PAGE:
“It was frustrating that something as basic as data on hospitalizations and ICUs — two of the most critical metrics we use to allocate resources and [measure demand] — disappeared,” he added. “What we’ve seen with this administration is that they’re willing to politicize anything.”

The policy change also had an immediate impact on independent researchers who use the data to track and forecast the toll of the virus across the country. Nonprofit news site ProPublica used it for its tracker on states’ efforts to reopen their economies. A note on the site’s information about ICU beds now reads: “Data Is No Longer Being Released By The CDC.”

Another site that relied on the data is Covid Exit Strategy, which tracks each states’ progress toward reducing infections, as well as hospital readiness and testing capabilities. Ryan Panchadsaram, who helps run the site, told HuffPost that there’s a misconception that everything is now back to normal — despite reassurances from Pence and other members of the Trump administration that the government is providing “full transparency.”

Nearly a week’s worth of data on hospital capacity is still missing. While the CDC restored the dashboards that had been taken down, as of Friday afternoon, they had not been updated beyond July 14. The result, Panchadsaram said, is that researchers are unable to provide a full picture of how hospitals are faring during the crisis. More than 30 states are recording increases in cases, and the U.S. recorded a record 75,600 new infections on Thursday, according to a New York Times database.

It was frustrating that something as basic as data on hospitalizations and ICUs — two of the most critical metrics we use to allocate resources and [measure demand] — disappeared. What we’ve seen with this administration is that they’re willing to politicize anything.
Dr. Rob Davidson, emergency room physician

Friedman, along with other former CDC directors Jeffrey Koplan, David Satcher and Richard Besser, warned of the consequences of politicizing the COVID-19 response in a sobering Washington Post op-ed earlier this week.

Public health experts face two opponents: covid-19, but also political leaders and others attempting to undermine the Centers for Disease Control and Prevention,” they wrote. “We’re seeing the terrible effect of undermining the CDC play out in our population. Willful disregard for public health guidelines is, unsurprisingly, leading to a sharp rise in infections and deaths.”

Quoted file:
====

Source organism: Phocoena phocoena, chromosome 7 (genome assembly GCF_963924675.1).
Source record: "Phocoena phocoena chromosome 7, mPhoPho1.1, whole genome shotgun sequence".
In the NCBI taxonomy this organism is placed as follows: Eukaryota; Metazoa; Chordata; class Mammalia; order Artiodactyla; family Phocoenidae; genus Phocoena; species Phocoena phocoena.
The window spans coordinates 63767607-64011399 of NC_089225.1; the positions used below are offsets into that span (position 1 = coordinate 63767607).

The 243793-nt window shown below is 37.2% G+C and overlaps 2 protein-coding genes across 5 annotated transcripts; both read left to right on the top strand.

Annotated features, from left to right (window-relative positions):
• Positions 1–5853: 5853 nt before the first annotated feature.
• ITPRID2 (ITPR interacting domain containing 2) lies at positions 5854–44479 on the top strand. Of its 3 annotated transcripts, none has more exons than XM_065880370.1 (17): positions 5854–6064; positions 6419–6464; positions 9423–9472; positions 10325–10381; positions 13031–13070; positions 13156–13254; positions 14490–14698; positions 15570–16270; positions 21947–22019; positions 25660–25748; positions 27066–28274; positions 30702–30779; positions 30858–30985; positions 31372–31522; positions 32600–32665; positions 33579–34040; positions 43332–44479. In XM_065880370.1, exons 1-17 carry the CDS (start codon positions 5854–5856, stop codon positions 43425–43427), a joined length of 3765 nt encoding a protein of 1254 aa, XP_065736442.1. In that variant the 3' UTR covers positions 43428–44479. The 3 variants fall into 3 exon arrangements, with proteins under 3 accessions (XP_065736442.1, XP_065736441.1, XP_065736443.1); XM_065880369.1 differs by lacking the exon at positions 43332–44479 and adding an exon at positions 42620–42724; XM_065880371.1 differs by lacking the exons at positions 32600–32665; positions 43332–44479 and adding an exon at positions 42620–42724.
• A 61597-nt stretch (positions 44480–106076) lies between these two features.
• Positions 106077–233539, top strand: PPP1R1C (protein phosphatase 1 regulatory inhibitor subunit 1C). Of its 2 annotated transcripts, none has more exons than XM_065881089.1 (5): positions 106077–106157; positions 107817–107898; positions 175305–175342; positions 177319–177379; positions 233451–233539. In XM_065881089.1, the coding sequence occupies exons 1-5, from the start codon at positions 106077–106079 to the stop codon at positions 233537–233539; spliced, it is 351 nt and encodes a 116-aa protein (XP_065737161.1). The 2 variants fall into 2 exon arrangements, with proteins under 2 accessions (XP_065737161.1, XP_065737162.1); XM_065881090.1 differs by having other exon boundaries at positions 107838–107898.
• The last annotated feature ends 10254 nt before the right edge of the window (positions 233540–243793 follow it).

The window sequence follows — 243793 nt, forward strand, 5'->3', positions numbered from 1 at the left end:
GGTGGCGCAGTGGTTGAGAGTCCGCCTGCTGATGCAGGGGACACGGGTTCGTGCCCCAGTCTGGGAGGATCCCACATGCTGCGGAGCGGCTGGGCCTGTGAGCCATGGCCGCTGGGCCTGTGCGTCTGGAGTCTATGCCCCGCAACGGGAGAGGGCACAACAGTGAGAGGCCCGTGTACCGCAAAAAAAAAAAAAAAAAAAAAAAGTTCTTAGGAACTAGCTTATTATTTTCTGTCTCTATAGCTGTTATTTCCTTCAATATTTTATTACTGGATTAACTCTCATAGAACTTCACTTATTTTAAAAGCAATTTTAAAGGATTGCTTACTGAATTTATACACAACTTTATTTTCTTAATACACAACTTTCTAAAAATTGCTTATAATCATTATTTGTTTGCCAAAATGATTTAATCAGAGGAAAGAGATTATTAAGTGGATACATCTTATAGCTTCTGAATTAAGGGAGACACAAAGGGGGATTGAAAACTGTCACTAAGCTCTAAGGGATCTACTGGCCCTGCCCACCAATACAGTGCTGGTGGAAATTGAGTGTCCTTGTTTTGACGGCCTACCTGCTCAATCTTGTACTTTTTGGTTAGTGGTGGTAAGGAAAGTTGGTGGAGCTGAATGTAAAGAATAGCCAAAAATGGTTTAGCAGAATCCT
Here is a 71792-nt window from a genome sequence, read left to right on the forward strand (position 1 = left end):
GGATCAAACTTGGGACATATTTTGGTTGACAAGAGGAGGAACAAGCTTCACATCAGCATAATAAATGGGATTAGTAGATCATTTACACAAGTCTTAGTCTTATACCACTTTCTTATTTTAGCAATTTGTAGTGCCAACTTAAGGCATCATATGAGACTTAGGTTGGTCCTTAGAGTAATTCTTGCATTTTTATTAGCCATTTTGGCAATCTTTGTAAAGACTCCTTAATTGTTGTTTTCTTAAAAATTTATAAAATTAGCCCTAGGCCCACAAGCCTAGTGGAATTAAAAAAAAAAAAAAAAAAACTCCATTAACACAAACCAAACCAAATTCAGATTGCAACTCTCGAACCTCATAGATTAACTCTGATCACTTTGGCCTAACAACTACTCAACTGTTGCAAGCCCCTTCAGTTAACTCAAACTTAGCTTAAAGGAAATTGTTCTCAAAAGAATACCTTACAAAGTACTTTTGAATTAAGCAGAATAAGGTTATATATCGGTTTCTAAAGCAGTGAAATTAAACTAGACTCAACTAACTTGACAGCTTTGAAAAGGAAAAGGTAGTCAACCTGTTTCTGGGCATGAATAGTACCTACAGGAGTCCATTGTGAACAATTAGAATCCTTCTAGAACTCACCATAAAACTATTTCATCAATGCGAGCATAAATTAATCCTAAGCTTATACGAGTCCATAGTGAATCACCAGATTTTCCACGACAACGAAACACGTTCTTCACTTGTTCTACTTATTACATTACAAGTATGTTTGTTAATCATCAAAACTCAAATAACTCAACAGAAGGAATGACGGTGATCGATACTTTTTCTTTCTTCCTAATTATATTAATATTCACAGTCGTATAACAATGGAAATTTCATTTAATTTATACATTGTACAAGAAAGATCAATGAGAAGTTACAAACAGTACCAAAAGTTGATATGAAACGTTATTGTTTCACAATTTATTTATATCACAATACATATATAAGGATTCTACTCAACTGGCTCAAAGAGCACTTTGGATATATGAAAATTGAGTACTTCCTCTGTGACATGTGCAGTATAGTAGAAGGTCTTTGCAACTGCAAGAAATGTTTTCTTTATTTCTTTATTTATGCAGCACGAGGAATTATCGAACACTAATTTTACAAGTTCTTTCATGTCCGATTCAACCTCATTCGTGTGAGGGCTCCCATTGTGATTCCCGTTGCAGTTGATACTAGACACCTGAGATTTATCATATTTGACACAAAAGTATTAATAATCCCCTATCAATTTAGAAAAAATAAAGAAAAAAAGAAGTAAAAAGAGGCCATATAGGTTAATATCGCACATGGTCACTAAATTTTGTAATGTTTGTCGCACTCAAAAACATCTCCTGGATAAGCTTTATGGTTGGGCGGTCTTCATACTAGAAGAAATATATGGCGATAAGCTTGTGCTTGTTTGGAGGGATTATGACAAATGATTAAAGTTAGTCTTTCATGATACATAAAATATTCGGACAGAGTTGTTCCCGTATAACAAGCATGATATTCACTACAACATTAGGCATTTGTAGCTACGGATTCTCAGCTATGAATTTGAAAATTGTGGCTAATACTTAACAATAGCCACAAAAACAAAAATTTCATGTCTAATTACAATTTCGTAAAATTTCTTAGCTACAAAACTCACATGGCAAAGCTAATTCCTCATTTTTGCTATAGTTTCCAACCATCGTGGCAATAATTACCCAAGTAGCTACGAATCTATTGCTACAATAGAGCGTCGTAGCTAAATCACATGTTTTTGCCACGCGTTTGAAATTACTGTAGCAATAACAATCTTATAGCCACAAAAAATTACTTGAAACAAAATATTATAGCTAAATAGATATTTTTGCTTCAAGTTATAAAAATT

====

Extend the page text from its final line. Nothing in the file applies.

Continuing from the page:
HHS told CNBC on Thursday that it had directed the CDC to make the data public once again. Panchadsaram said that while that’s promising to hear, the major question is when.

“Every week that goes by with this indicator missing, it’s leaving us in the dark on a very critical measure that helps us understand truly how our health system is going to respond,” he said. “It shows how severe an outbreak is within a state, from the spread to the impact to the health system. It gives folks a view of what might happen in the week to come, two weeks to come. It’ll help folks prepare, but more than anything it will help people take it even more seriously.” 

Panchadsaram said he does not believe the shift in policy was malicious but was rather intended to streamline data and make things easier on hospitals. The result, however, was that it kept key coronavirus data from the public. Panchadsaram hopes that HHS uses this as an opportunity to figure out how to share all of the data it has with the American public. 

“Don’t just give us back these one to two indicators, share everything you’re seeing,” he said. “Put us on the same page as you.” 

There is more the administration has opted to keep to itself as it pushes for schools and states to get back to normal. An internal White House document obtained by the Center for Public Integrity shows that 18 states are in the “red zone” for COVID-19 cases, with more than 100 per 100,000 people last week. 

“It feels like there’s no limit to how much they will allow politics to enter public health,” Davidson said. “If data is being suppressed, it’s obviously not in the best interest of the public.”